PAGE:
I’m so happy with how this turned out! It was a “larger” small project (if that makes sense), but uses only whole stitches, a handful of colours, and just the tiniest bit of backstitch to really bring out the details.
***A NOTE ABOUT THE IMPORTANCE OF BACKSTITCH***
I know a lot of stitchers moan about backstitch. “It’s boring.” “It takes too long.” And while I know how it feels to put in that very…last…stitch, only to realize you now have to go over the entire piece again to add the backstitch, it really does make all the difference. Stuart, up there, only has a bit of backstitch, for his hair and for the strings on his guitar. No big deal, right?
Without it, he looks like Telly freakin’ Savalas. Who loves ya, baby, indeed! Seriously, kids, take the time to add your backstitching.
***THIS HAS BEEN A PUBLIC SERVICE ANNOUNCEMENT***
Now that he’s got…hair…and guitar strings, I’m really excited for the big unveiling at Christmas. Good thing I found Minions wrapping paper at Dollarama. Only one more week to go…
Thanks for looking! 🙂
December 6, 2016
…my true love gave to me: a hoop that says, “Heeeeere’s Johnny!”
Can you believe it’s that time of year again? And that I was insane enough to attempt Craftmas yet again? Okay, it’s not as bad as all that: I did do a bit of planning this year and started my stitching early, but there are still a few projects that are freaking me the heck out right about now. Why aren’t they finished yet? Stay tuned, kids; this is going to be a wild, crafty ride.
One thing I have going for me, however, is that I had the presence of mind to start early on the one project that has to cross international borders via a wholly reliable and never delayed or overpriced postal system. What does one make for the writer who’s a Stephen King fan and who collects typewriter paraphernalia? I did what I do best, and perused Etsy for inspiration. Good thing, too, because that’s where I found these tiny typewriter charts.
I wasn’t crazy about the phrases on the typewriters’ paper, though. They were cute, sure, but not quite what I was looking for. Some divine inspiration struck, and I was reminded of The Shining, where
no TV and no beer make Homer…something, something, uh, where Jack Nicholson goes stir-crazy.
It looks big there, I know, but that’s actually a four-inch hoop it’s framed in.
Also, I didn’t much care for the fact that the carriage return and paper-guide-bar-thingie (note the pains I take to use the technical terms) were originally supposed to be stitched in plain cotton embroidery floss, and substituted in DMC E415.
Et voila, a hip, pop-culture-y hoop, with minimal stress or fuss. It was put in the mail Sunday; I hope she likes it!
Thanks for looking! 🙂
November 6, 2016
I haven’t done a ton of baking lately (including a “gee-but-I-really-wanted-to” Halloween treat), fixated as I have been on Christmas crafting, but a dear friend celebrated his birthday last week and I thought it was time to get off my heinie and get baking! This is somebody who, if you ask him, will request vanilla over chocolate every (every, every) time – and although I don’t have a problem with that, it’s been done. There’s just not a lot you can do with that. I still didn’t want to do the rather obvious chocolate option, however, so I put my thinking cap on. And, inspired by the best! freaking! donut! I have ever eaten, I came up with…drumroll….root beer float cupcakes.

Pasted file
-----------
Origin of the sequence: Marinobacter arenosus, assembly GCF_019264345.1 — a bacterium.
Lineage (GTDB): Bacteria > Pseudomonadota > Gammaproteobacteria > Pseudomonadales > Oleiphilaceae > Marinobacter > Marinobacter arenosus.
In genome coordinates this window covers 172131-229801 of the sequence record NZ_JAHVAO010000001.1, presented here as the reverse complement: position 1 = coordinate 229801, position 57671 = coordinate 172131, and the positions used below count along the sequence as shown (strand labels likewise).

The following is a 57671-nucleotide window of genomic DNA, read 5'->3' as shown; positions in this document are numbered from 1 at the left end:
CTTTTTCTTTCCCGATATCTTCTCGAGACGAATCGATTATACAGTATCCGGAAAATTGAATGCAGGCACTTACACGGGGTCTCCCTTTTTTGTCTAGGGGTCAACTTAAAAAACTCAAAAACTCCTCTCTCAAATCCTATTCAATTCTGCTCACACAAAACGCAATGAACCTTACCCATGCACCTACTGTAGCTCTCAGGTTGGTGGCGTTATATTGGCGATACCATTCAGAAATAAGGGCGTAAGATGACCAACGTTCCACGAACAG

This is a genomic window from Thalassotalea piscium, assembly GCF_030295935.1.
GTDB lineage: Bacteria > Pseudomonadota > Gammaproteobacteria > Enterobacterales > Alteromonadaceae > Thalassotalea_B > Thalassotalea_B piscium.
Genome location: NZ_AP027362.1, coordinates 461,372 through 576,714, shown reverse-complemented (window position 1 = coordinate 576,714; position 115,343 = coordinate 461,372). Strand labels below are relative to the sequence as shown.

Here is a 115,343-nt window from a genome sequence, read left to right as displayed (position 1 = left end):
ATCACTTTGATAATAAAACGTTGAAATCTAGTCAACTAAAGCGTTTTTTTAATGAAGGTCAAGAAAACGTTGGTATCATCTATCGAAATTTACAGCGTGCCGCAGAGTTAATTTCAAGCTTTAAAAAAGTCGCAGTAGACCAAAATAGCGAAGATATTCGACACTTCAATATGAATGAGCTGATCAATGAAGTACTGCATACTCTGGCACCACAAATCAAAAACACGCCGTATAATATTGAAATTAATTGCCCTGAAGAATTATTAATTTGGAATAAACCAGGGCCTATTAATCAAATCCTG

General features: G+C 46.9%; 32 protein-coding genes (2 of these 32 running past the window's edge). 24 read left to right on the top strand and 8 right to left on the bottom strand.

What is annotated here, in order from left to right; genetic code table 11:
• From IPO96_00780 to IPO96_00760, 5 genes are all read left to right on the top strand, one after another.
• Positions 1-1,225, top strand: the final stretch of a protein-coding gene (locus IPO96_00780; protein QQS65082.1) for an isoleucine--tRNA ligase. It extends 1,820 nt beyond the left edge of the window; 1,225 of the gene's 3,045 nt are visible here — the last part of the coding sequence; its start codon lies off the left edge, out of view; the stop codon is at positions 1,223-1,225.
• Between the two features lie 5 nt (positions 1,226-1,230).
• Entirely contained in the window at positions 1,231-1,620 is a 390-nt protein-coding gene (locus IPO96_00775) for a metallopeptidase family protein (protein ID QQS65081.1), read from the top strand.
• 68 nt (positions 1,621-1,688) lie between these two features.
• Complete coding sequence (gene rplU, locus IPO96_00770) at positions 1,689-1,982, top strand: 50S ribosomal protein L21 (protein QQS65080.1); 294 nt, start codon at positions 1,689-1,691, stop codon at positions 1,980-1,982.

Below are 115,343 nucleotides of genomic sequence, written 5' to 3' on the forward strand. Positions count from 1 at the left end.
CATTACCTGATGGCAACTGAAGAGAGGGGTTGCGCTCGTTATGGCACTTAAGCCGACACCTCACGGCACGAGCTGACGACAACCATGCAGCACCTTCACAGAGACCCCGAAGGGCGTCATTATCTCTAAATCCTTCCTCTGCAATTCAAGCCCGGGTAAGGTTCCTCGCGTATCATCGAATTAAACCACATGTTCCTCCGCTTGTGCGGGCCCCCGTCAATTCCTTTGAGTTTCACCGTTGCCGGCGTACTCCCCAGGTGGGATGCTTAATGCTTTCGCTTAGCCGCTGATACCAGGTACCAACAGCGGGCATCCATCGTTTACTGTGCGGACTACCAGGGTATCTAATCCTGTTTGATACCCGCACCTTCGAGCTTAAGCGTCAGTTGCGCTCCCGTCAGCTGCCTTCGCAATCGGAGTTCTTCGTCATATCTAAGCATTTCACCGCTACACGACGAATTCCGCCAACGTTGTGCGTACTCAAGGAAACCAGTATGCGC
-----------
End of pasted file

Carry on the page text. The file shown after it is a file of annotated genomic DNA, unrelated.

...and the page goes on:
In a nod to his usual preference, I used the basic vanilla cupcake recipe from Vegan Cupcakes Take Over the World, and substituted in root beer extract instead of vanilla. Shocking, right? I had initially planned on a vanilla buttercream frosting to mimic the ice cream found in a float, but I was worried the root beer flavour wouldn’t carry through, so that is root beer buttercream gracing those beauties.
…because he is!
Waiting for a wish:
De-papered and -candled, and ready to eat:
I like that these are kind of like stealth cupcakes…to the casual observer, they could almost pass for an unassuming vanilla – they’re only oh-so-slightly less white – but pack a flavour wallop when you bite in! In fact, the birthday boy didn’t even question what they were when I first dished one up. It wasn’t until he was about halfway through that he looked up and asked, “What is this? It tastes almost fizzy!” I don’t know about fizzy, but like a favourite soda? Absolutely!
Thanks for looking!
October 5, 2016
It’s October, and you know what that means! Pumpkin spice season? No! Well, yes, but… Anyone who’s been reading this blog for a while knows that I love (love!) Halloween. I don’t think a more perfect holiday exists. Need reasons to love it?
- No matter how old you are, you get to dress up in an awesome costume, without judgement or being deemed “eccentric”
- It’s kind of all about the candy. And not that gritty, aimed-at-kids stuff that populates the shelves around Easter! No, you get miniature versions of your favourite chocolate bars, plus lots of spooky, seasonal goodies.
- There’s no pressure to spend face time with weird relatives, or buy gifts for everyone, or fill your calendar to capacity with boring dinners and pageants.
- There is no better excuse to rewatch It’s The Great Pumpkin, Charlie Brown! or any of the umpteen Treehouse of Horror episodes (with I through VI being preferred).
Yep, I love Halloween. Know what I’m less fond of?
Stitching on black aida.
But I made an exception (had to, really) when I saw the “Sorry We’re Dead” design on Satsuma Street’s Etsy shop.
Honestly? Stitching on dark fabric isn’t quite as wretched as I remember it being. A bit challenging, sure, but no way would this have looked 1/10 as good on white.
Me being me, I couldn’t be bothered with following the instructions to a T; I left off a skull and some arrows along the bottom of the design (partly as a time-saver, and partly because skulls just aren’t my thing). I also chose to ignore the colour key, and instead substituted in my own choices: the orange and pale yellow (chartreuse?) are from a super-cheap package of Day-Glo polyester threads I bought at Michaels and which heretofore had only been used in friendship bracelets. The white “We’re” and the stars are done in DMC E940, which looks like regular white floss but which glows in the dark. It’s a shame no one will get to appreciate it, as the finished product is currently hanging in my cubicle at work.
Look at that back! This is probably a more accurate representation of the colours.
Thanks for looking!
P.S. I have some limited-edition kitchen towels up on my Etsy shop…once they’re gone, they’re gone!